Re: tricolor gum question - yellow
Cut your pigment in half. With some yellows, I may even
dilute 1+30! Don't have my calculations in front of me but
I know PY150 is a strong yellow and needs quite a bit of
dilution. Never have used cad yellow tho I like its
color..because I don't do yellow as a first coat ever
because it's hard to eyeball registration with it.
----- Original Message -----
From: Paul Viapiano <email@example.com>
Subject: Re: tricolor gum question - yellow
Date: Tue, 17 Nov 2009 14:56:53 -0800
>I bought a tube of Naples Yellow a few weeks ago and just
>used it as a first layer of a monochrome print. A beautiful
>Yellow Ochre's opacity would be ok, since I usually lay
>down yellow first.
> ----- Original Message -----
> From: Jim Larimer
> To: firstname.lastname@example.org
> Sent: Tuesday, November 17, 2009 2:50 PM
> Subject: Re: tricolor gum question - yellow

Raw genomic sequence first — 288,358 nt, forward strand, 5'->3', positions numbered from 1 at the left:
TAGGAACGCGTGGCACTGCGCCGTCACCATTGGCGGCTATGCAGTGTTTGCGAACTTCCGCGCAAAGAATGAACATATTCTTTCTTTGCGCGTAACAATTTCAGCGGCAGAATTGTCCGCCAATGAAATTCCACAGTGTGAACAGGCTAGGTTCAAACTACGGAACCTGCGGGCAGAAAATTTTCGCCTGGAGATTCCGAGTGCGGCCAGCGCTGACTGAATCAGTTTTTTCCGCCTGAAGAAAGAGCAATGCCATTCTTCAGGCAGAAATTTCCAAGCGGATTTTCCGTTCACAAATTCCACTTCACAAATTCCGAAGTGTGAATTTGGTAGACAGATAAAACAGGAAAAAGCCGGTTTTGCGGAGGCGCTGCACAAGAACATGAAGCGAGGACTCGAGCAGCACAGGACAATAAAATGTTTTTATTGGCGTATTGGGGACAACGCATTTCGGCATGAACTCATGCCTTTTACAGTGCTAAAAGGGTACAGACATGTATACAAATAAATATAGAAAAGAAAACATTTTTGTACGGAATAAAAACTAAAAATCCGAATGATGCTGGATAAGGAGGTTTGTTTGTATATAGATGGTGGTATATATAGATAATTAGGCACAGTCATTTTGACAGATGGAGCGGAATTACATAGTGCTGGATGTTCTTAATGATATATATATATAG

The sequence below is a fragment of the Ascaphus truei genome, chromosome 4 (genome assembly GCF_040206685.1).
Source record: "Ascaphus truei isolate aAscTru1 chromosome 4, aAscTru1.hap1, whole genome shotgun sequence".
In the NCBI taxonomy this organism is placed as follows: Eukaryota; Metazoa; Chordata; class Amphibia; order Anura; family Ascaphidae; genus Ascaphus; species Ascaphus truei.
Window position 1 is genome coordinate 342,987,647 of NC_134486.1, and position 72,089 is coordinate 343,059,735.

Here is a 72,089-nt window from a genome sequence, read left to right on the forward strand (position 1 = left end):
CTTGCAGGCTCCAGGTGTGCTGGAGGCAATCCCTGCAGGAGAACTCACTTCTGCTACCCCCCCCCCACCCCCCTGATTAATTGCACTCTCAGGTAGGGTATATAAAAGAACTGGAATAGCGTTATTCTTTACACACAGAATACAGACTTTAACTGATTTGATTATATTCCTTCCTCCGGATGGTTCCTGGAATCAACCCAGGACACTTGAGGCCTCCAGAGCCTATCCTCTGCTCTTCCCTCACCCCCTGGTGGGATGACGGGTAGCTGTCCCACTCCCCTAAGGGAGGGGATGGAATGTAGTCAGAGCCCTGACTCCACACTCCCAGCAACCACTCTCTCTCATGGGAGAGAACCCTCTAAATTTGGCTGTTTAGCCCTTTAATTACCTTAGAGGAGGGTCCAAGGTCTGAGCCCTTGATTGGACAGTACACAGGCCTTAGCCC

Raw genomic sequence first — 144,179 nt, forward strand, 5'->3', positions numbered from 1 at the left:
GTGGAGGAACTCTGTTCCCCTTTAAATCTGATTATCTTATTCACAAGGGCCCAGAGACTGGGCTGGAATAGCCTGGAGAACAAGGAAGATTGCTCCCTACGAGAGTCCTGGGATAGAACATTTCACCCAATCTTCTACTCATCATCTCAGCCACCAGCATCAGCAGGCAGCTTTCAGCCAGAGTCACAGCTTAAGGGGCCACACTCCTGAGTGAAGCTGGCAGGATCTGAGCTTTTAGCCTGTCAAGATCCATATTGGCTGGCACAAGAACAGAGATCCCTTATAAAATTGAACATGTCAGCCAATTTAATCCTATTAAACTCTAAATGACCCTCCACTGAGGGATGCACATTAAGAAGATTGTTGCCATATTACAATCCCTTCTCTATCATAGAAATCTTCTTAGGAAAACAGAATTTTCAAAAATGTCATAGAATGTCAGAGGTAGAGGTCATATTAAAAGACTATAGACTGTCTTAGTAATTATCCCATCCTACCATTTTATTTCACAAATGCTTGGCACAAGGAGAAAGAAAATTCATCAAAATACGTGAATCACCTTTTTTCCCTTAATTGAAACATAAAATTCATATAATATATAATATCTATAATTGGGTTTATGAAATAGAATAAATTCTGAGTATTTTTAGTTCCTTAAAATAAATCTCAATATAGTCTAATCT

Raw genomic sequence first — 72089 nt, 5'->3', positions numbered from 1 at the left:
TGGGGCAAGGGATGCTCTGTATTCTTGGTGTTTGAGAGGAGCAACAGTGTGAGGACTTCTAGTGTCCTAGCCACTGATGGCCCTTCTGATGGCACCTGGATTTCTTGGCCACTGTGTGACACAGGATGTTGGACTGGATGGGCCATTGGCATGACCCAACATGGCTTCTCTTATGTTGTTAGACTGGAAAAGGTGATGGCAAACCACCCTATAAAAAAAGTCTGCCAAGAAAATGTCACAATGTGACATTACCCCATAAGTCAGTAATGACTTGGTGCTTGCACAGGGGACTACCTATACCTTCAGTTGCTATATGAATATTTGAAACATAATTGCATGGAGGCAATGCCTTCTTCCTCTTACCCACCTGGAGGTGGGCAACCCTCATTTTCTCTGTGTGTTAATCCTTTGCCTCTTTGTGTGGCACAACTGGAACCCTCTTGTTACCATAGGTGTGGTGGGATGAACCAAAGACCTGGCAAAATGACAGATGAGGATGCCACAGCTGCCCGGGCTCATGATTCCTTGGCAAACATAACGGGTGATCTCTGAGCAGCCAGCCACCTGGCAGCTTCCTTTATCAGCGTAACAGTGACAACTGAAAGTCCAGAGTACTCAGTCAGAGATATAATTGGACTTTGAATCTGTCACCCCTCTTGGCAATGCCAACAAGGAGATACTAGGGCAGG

> Paul, Cad Yellow Pale is a very high chroma hue, in this
>case, a very bright and intense yellow. You could try
>Yellow Ochre, but it is an opaque pigment, or try Naples
>Yellow or even Raw Sienna. These last two have nice
>transparent properties so they would be better than the
> On Tue, Nov 17, 2009 at 2:56 PM, Paul Viapiano
> Hi all...
> After making several tricolor gums, I am feeling that
>my yellow layer is a bit on the heavy side. Where I am
>expecting muted yellow-browns in my final print, I am
>seeing a brighter shade slightly on the garish side. I see
>this with oranges as well. Where I expect a more terracotta
>color I am seeing a brighter orange.
> How can I correct for this? Should I mute the yellow by
>doubling the gum arabic in the pigment mixture? Or expose
>that layer less?
> I can also change colors...at the moment I use Cad
>Yellow Pale, along with Quin Red and Phthalo Blue RS, all
>Daniel Smith pigments. Maybe toning the Cad Yellow down
>with something like Raw Sienna will mute the vibrancy...